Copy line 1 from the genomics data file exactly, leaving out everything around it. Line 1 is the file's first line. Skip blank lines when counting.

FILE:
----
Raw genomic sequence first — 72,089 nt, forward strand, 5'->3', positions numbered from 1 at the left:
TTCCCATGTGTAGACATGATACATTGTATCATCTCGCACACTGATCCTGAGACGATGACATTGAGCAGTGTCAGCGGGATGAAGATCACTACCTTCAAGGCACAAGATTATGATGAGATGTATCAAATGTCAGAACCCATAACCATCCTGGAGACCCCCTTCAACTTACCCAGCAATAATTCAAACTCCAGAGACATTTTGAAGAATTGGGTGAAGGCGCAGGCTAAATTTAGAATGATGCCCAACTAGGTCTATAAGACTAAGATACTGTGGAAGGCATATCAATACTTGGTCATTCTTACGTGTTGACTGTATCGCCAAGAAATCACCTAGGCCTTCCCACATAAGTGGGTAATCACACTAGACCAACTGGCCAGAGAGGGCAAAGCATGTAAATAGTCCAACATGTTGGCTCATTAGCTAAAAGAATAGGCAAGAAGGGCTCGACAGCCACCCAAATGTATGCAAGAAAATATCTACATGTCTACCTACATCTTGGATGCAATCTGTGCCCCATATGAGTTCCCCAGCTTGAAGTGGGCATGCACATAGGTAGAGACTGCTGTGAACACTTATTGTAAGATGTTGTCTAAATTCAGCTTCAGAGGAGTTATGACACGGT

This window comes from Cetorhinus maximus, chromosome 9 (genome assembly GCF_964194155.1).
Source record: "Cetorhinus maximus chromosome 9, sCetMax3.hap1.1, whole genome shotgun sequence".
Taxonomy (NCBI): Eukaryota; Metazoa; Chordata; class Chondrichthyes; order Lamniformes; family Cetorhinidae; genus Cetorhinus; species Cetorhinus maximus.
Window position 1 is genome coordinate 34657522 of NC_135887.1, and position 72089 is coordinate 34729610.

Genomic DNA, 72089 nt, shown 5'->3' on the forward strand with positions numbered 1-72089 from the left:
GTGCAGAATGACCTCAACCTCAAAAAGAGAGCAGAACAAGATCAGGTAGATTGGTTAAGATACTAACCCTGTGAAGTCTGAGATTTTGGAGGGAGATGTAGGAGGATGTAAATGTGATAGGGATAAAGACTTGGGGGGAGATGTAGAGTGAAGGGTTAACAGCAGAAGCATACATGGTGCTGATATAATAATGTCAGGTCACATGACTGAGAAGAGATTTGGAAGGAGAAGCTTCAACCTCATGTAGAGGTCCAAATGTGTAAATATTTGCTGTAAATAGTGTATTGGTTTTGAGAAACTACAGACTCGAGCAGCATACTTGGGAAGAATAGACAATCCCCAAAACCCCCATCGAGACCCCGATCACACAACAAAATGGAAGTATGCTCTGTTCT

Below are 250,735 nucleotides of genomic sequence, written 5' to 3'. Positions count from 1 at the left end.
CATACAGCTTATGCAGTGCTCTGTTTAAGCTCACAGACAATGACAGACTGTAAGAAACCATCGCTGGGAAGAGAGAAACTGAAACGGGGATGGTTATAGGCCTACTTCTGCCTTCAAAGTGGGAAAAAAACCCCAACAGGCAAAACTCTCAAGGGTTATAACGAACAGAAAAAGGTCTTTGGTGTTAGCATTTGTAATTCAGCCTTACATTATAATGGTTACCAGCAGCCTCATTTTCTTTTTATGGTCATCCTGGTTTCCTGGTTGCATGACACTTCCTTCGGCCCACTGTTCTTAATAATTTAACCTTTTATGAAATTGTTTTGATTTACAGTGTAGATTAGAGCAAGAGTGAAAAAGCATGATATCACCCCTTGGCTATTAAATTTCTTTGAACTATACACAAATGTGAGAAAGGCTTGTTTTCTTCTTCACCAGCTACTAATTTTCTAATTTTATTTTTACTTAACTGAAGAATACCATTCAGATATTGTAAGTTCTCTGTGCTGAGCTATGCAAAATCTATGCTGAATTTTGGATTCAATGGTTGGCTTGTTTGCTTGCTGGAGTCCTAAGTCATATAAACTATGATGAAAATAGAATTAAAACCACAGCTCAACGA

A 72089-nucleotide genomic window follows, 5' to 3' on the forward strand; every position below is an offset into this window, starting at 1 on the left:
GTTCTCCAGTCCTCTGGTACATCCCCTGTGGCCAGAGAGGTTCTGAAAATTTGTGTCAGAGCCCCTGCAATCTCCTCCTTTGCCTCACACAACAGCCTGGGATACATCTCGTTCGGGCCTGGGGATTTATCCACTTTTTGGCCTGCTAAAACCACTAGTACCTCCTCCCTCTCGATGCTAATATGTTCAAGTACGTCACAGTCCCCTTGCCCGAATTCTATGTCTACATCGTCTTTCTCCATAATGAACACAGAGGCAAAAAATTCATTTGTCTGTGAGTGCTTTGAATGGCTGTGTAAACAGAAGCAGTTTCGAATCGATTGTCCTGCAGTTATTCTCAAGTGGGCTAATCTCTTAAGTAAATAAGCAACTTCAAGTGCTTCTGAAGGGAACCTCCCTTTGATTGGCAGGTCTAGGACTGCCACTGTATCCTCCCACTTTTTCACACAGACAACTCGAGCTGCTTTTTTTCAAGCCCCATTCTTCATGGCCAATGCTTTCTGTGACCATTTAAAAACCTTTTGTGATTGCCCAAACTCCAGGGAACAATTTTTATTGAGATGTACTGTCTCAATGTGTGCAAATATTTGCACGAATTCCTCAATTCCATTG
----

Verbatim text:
Raw genomic sequence first — 72,089 nt, forward strand, 5'->3', positions numbered from 1 at the left: